Globe Life Field, the Texas Rangers' new $1.2 billion home, makes quite an impression.
Joe Buck couldn't stop raving about Globe Life Field and. . . yes, Arlington.
The Nolan Ryan statue is just one of the fun parts of Globe Life Field.
Globe Life Field and its retractable roof give the Texas Rangers a modern ballpark marvel. (Photo by Courtney Dabney)
The rocking chairs are just a few of the coveted seats at Globe Life Field.
The Texas Rangers are enjoying baseball and the fight. (Photo by F. Carter Smith)
Joe Buck could not stop talking about Globe Life Field, which is understandable. The Texas Rangers’ new $1.2 billion ballpark may look like an airport hanger from the outside, but it’s a beautiful place to watch baseball. Buck also could not stop waxing poetic about Arlington.
Which may be the first and only time anyone’s ever done that on national TV.
Arlington is nice enough. It is mostly known for being the home to every sports stadium you could imagine, a Six Flags and plenty of strip mall life. Arlington’s utilitarian. It is a place you go to to do a very specific thing. But few would describe it as charming.
Buck, the voice and face of Fox Sports, was charmed though. Buck has spent a lot of time in Arlington over the last three weeks with both the seven game National League Championship Series and the six game World Series playing out in the new spaceship worthy ballpark.
And the self-dubbed American Dream City certainly seems to have grown on the famous sports announcer.
“The staff in this ballpark has been fantastic,” Joe Buck says in the midst of Game 6 of the World Series. “This has been the perfect host city for both the NLCS and the World Series.”
In one of the weirdest World Series ever, it’s only fitting that oft-overlooked Arlington and the Rangers’ new world ballpark emerged as two of the biggest winners. Tampa Bay Rays manager Kevin Cash’s brain-locked early removal of Blake Snell robbed us of having a Game 7. And LA third baseman Justin Turner’s COVID-19 party threatened to overshadow the Dodgers’ first title in 38 long years and the victory laps of one of the most annoying fan bases in all of sports.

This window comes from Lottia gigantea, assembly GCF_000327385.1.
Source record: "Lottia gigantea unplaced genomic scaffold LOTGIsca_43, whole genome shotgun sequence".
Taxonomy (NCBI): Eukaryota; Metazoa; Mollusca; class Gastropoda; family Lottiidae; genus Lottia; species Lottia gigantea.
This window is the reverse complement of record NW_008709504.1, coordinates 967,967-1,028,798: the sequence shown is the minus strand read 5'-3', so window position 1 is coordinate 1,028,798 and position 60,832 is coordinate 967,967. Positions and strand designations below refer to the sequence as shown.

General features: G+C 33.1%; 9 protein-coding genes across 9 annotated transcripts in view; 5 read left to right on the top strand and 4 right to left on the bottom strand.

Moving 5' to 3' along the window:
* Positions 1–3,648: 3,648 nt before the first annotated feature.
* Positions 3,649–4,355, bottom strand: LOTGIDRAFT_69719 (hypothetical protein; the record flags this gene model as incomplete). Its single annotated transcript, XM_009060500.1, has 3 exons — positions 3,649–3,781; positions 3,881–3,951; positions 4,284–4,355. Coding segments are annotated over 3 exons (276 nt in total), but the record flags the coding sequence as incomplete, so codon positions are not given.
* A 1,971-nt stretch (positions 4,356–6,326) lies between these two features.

But nothing could diminish Globe Life Field’s performance.
Even limited to 25 percent capacity, with only about 11,500 fans in the building for each game, the Rangers’ new park shined. My oldest baseball loving son and I attended one of the National League Championship Series games as fans and the experience more than stood up.
It actually was somewhat fun to be in a limited ballpark crowd environment. There was no waiting to get food, no struggling to find room to move around the Globe Life Field concourses. With every other row blocked off, everyone also enjoyed the kind of leg room that Kansas City Royals fans only get in a more regular season.
Having none of the specialty food vendors open was something of a minor letdown. Only standard ballpark fare could be bought (hot dogs, pizza, ice cream and the like.) Not close to everyone wore masks at their seats as they were supposed to, but with the big roof open and every other row not used, we felt safe. MLB security did come around every few innings to try and make fans put on their masks, but it accomplished little lasting and only disturbed people watching the game. As soon as the security guy left, some took their masks off again.
You can not legislate common sense — or looking out for each other.
Joe Buck Land?
The new park proved to be a great setting for these high-stakes games. The rocking chairs on the 200 level, the larger-than-life bobbleheads that are already photo favorites, the high-tech scoreboard that would satisfy the most devoted Sabermetrics disciple or baseball nerd, all brought smiles.
The Dallas-Fort Worth area has gone from having one of the most uncomfortable ballparks in the Majors to one of the most complete.
Heck, the Globe Life Field scoreboard even includes the induced vertical break and the horizontal break for every pitch, bringing baseball’s latest of the moment stats to life.
This is a special place to watch a game. No wonder why Joe Buck suddenly seems to have a serious crush on Arlington.